US cops can't keep license plate data scans secret without reason
California's Supreme Court rules authorities must justify denying data requests
Police departments cannot categorically deny access to data collected through automated license plate readers, California's Supreme Court said on Thursday – a ruling that may help privacy advocates monitor government data practices.
The ACLU Foundation of Southern California and the Electronic Frontier Foundation sought to obtain some of this data in 2012 from the Los Angeles Police Department and Sheriff's Department, but the agencies refused, on the basis that investigatory data is exempt from disclosure laws.
So the following year, the two advocacy groups sued, hoping to understand more about how this data hoard is handled.
Automated license plate readers, or ALPRs, are high-speed cameras mounted on light poles and police cars that capture license plate images of every passing vehicle.
The LAPD, according to court documents, collects data from 1.2 million vehicles per week and retains that data for five years. The LASD captures data from 1.7 to 1.8 million vehicles per week, which it retains for two years.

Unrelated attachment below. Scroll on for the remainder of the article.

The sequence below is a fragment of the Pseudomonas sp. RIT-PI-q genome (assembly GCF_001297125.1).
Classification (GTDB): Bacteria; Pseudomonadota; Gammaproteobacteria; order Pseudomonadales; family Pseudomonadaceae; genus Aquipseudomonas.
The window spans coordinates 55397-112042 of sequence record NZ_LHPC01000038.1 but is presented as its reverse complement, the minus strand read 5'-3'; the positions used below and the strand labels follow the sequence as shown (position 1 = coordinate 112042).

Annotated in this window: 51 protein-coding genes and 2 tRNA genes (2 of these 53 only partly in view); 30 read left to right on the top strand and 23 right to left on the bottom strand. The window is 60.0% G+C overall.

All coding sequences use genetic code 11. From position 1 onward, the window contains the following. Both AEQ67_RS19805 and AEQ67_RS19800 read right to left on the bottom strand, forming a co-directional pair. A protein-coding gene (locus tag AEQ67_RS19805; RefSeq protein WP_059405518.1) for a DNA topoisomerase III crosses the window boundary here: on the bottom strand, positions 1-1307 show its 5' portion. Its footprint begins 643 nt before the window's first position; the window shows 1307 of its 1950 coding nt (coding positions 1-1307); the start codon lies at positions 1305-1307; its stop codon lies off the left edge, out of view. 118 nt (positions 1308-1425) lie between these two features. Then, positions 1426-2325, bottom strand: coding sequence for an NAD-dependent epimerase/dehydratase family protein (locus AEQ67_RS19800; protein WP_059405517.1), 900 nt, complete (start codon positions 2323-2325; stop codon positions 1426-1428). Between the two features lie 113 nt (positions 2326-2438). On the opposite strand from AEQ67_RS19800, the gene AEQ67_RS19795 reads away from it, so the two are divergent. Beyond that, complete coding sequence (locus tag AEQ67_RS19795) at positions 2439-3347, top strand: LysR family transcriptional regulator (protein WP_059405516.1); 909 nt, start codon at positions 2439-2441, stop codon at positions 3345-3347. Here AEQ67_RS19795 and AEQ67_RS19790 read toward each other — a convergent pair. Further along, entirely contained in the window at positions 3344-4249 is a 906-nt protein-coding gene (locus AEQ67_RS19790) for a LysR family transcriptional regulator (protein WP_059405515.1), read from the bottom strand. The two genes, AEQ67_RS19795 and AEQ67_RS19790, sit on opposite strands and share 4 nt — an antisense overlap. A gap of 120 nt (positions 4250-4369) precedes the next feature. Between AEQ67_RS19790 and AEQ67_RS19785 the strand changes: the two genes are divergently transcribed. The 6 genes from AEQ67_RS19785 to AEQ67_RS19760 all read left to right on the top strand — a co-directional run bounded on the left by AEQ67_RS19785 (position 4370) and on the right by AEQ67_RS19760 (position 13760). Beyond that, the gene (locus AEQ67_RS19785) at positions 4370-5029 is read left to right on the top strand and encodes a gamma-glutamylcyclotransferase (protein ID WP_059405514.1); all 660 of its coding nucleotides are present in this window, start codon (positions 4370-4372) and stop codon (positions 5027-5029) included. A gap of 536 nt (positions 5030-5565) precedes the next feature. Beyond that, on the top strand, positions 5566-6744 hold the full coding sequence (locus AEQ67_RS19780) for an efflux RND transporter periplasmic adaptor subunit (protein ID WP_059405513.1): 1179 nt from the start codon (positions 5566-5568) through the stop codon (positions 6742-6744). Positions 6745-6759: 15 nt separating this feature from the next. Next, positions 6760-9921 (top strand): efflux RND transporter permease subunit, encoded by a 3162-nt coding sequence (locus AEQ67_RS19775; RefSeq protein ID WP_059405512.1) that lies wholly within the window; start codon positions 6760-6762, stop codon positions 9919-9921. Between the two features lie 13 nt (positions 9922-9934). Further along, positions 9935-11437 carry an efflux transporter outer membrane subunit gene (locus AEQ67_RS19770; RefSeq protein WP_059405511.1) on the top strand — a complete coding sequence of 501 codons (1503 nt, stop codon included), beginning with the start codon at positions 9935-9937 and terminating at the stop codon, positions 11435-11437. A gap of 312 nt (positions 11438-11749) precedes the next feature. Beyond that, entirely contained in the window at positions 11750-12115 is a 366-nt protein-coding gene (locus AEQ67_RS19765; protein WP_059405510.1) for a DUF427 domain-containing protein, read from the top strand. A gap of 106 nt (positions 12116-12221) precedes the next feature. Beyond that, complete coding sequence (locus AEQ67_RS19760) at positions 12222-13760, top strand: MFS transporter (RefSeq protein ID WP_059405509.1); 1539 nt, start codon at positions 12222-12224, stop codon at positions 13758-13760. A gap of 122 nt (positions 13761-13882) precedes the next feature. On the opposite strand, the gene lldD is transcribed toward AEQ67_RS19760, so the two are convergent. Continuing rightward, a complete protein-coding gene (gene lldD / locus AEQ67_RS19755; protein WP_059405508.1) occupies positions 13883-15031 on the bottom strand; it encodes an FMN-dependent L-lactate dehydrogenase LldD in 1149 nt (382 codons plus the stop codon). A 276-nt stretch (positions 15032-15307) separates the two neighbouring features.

Authorities use this data to investigate crimes, though most of the license plates captured are associated with drivers not implicated in any wrongdoing. Regardless, license plate images can reveal where drivers go, which may point to the people they associate with and the kinds of activities they engage in. And if combined with other data sets, like mobile phone records, an even more complete surveillance record may be available.
The ACLU contends [PDF] that indiscriminate license plate data harvesting presents a risk to civil liberties and privacy. It argues that constant monitoring has the potential to chill rights of free speech and association and that databases of license plate numbers invite institutional abuse, not to mention security risks.
EFF senior staff attorney Jennifer Lynch said the ruling demonstrates that the court recognizes the privacy implications of license plate data.
At the same time, making license plate data available to researchers seeking to understand the privacy implications is itself a privacy risk. The court recognized this conundrum in its ruling.
"Although we acknowledge that revealing raw ALPR data would be helpful in determining the extent to which ALPR technology threatens privacy, the act of revealing the data would itself jeopardize the privacy of everyone associated with a scanned plate," the ruling says.
Accordingly, the California Supreme Court does not call for the release of this data; rather, it sends the plaintiffs' record request back to the trial court, which will decide what data can be made public and whether some of it will need to be redacted or anonymized to protect driver privacy. ®